Sunday, December 11, 2011

ROUNDHOUSE ROUNDUP: Unequal Application of the Law?

A version of this was published in The Santa Fe New Mexican 
Dec. 11, 2011

Santa Fe Republicans indisputably are in the minority. This often leads to grumbling about their treatment by the Democratic majority. Like all political beefs, from any side, sometimes the concerns are overblown. Sometimes not. 

Occupy Santa Fe at Railyard
Photo by Luis Sanchez Saturno/The New Mexican
Last week a couple of local GOP activists raised a valid question about basic fairness. Jim and Sheryl Bohlander emailed that they don't think it's fair that they had to pay hundreds of dollars to use the Santa Fe Plaza for tea-party events while members of the Occupy Santa Fe movement camp out at the city's Railyard Park for free. 

"As two of the principal organizers of the 2009 and 2010 tea-party rallies on the Plaza, we can confirm that we had to secure a permit to use the Plaza, $400 for each event, plus we had to secure at liability insurance policy for both events, well over $300 each time," the Bohlanders said in their email. "The permit fee for 2011 was $455. Additionally, we had to state specifically the time frame of the events." 

I realize some readers will be thinking, "What the heck? They're Republicans. They can afford it." 

But setting political prejudices aside — if that's ever possible — one can ask if it's fair to make one group of citizens pay to use a city park for a political gathering while another group gets to use a park for free? 

Location, location, location: I asked that very question of Mayor David Coss last week. The mayor, a Democrat who presides over our nominally nonpartisan municipal governing body, said the main reason is because of where the tea-party rallies took place, as opposed to where the occupiers are occupying. 

"They're at a distant corner of the Railyard Park," Coss said. "They're not really affecting anybody." 

On the other hand, the mayor pointed out, the tea-party events took place on the Plaza, "which is the center for commerce in downtown Santa Fe." 
Santa Fe Tea Party
Tea Party on SF Plaza, 4-15-10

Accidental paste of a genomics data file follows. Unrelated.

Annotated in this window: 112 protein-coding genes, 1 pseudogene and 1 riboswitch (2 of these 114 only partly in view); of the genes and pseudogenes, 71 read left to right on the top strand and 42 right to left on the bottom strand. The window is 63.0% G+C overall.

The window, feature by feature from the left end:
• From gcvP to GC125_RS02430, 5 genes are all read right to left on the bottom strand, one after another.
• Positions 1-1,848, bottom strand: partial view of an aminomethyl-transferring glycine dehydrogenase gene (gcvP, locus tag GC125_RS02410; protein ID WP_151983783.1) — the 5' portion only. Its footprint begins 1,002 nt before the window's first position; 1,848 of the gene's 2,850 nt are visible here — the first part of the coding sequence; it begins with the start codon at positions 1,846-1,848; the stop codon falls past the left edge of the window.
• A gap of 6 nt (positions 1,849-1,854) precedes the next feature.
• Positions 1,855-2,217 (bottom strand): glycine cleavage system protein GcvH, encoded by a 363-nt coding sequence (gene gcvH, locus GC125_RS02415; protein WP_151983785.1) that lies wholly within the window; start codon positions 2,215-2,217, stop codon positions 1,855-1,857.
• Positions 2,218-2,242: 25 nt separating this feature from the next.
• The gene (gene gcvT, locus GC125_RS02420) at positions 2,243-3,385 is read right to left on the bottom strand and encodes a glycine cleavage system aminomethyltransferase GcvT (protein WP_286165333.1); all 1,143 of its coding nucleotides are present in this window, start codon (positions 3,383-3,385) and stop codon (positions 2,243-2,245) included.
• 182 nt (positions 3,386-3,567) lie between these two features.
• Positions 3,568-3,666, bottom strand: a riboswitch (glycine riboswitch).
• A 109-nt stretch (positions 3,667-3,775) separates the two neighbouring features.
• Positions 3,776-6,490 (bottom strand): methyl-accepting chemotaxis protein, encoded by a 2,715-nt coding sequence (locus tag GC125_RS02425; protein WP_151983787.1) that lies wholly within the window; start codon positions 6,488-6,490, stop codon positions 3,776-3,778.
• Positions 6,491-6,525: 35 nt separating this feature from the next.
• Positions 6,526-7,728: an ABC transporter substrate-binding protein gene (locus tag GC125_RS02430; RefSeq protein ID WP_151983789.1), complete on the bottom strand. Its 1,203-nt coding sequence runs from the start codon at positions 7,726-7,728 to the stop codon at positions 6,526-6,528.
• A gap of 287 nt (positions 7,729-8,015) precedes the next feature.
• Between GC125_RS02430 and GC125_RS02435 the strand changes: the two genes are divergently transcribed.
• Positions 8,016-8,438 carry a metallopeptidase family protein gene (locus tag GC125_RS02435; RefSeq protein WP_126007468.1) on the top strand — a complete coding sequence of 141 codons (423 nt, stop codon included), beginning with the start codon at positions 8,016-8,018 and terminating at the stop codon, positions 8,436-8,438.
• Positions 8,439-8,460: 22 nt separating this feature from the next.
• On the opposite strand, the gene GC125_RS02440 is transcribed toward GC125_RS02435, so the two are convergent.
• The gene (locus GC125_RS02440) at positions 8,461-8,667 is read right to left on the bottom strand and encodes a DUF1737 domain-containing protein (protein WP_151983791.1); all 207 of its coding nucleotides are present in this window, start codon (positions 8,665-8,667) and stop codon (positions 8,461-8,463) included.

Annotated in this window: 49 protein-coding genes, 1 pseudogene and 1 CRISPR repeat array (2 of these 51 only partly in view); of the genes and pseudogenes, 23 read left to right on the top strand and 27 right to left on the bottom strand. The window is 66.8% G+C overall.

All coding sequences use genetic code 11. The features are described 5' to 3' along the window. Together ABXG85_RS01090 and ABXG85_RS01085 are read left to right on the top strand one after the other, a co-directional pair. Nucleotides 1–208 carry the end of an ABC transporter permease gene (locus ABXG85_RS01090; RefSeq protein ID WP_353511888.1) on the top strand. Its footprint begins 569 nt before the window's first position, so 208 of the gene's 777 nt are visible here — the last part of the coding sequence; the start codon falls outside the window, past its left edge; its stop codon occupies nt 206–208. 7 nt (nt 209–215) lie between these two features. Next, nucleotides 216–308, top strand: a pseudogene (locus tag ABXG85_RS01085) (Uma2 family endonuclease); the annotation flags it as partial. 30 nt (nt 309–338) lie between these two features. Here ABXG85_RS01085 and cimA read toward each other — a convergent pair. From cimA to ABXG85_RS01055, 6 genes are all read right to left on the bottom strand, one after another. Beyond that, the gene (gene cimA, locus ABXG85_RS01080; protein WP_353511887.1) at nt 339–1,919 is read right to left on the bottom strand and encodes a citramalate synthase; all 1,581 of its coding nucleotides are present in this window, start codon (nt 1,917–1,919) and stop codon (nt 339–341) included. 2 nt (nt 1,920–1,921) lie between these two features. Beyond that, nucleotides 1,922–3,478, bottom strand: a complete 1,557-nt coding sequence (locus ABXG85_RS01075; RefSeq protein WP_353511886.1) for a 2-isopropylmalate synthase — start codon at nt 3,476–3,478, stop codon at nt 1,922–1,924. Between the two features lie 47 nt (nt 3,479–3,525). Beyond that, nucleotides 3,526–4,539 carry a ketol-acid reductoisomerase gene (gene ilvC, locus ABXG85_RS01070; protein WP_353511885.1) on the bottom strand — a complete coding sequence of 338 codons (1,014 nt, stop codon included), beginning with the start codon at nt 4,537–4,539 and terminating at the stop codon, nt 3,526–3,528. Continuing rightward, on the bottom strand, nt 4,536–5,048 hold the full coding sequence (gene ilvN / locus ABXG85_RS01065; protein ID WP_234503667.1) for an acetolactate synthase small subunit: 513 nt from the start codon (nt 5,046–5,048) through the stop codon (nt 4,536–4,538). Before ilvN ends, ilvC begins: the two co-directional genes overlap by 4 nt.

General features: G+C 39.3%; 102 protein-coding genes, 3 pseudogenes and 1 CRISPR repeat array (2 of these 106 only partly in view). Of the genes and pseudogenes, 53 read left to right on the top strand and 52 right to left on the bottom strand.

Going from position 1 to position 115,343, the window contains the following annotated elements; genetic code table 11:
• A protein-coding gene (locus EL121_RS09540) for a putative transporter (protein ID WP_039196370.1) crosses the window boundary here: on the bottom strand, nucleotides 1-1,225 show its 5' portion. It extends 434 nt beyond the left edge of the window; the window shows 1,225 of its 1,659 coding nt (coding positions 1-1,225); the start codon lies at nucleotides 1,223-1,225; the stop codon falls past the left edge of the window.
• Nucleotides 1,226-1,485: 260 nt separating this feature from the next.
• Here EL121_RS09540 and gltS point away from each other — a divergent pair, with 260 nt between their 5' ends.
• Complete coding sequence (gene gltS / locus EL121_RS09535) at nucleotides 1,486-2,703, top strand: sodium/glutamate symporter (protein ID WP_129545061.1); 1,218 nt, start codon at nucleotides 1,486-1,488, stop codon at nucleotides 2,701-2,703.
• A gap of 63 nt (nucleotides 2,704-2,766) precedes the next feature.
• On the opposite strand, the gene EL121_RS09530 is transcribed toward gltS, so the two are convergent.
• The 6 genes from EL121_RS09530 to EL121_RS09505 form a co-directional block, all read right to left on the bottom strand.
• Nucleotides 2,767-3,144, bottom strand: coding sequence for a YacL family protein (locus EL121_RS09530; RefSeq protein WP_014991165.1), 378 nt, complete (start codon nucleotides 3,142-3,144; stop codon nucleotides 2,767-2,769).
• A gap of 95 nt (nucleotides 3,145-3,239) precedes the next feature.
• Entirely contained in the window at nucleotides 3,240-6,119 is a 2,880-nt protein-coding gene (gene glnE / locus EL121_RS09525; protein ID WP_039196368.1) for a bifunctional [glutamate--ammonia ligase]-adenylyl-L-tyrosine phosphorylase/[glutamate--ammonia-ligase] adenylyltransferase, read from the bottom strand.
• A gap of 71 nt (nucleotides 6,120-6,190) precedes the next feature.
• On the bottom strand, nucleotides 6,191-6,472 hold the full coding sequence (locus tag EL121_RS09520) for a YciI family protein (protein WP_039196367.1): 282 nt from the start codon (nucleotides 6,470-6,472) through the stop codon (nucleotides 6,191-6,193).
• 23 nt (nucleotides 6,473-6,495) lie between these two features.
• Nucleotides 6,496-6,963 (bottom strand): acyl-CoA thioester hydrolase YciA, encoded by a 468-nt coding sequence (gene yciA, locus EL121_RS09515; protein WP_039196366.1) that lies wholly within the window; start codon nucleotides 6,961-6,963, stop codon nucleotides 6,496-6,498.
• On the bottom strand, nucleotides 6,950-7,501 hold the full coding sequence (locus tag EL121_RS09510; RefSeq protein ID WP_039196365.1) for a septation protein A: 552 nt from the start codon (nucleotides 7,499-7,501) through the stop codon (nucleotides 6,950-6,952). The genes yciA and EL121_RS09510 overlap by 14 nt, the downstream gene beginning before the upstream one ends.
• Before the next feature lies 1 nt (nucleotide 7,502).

Coss also said he didn't waive any fees for anyone camping out at the Railyard Park because there is no fee schedule in place for that. 



The occupy group is engaging in civil disobedience, Coss asserted — civil disobedience "sort of." Can it really be called disobedience when the participants aren't seeking arrest or confrontation with the law? They have negotiated with city officials, including police. All sides have said there is a good rapport. But Coss said he's made it clear that if there is damage to the park or other problems, he will want the city to remove the protesters. He said he and other city officials are monitoring the situation. 

And so far, so good. There haven't been any more incidents at the Railyard Park since the occupy movement began their stay than were reported before, Coss said. The incidents reported haven't been serious, the mayor said — encounters with drunks, panhandling and such. 

Coss said he's proud that Santa Fe has been able to avoid the kind of violent confrontations between protesters and police seen in other cities. 

Unequal application: When told about the mayor's response, Jim Bohlander wasn't satisfied. "A public park is a public park," he said. "This is an unequal application of the law." 

He pointed out that the city's website specifies fees for using parks starting at $60 a day on weekdays and $95 a day on weekends for most parks for groups of 20 or more. (The Plaza, Cathedral Park and events involving more than 100 people are more expensive.) 

Another difference, Bohlander said, is that the tea-party events were limited to a few hours, while the occupy encampment has lasted more than a month. "I'm not saying there's a conspiracy or anything," Bohlander said. "It just seems to be hypocritical." 

Coss said that as far as he's concerned, in the absence of serious problems, Occupy Santa Fe can stay in the park. At least until next spring when gay pride events are scheduled for Railyard Park. 

"I bet they will have to pay for a permit, too," Bohlander said. 

1 comment:

  1. What is really outrageous is exorbitant fees that make it impossible for regular folks to congregate and socialize, be it with a birthday party, an impromptu drumming practice or what not. The Railyard was intended for the people, but fees for it's use, including parking, make this impossible and create more a wasteland, then a vibrant community space. I say wave those crazy fees already.

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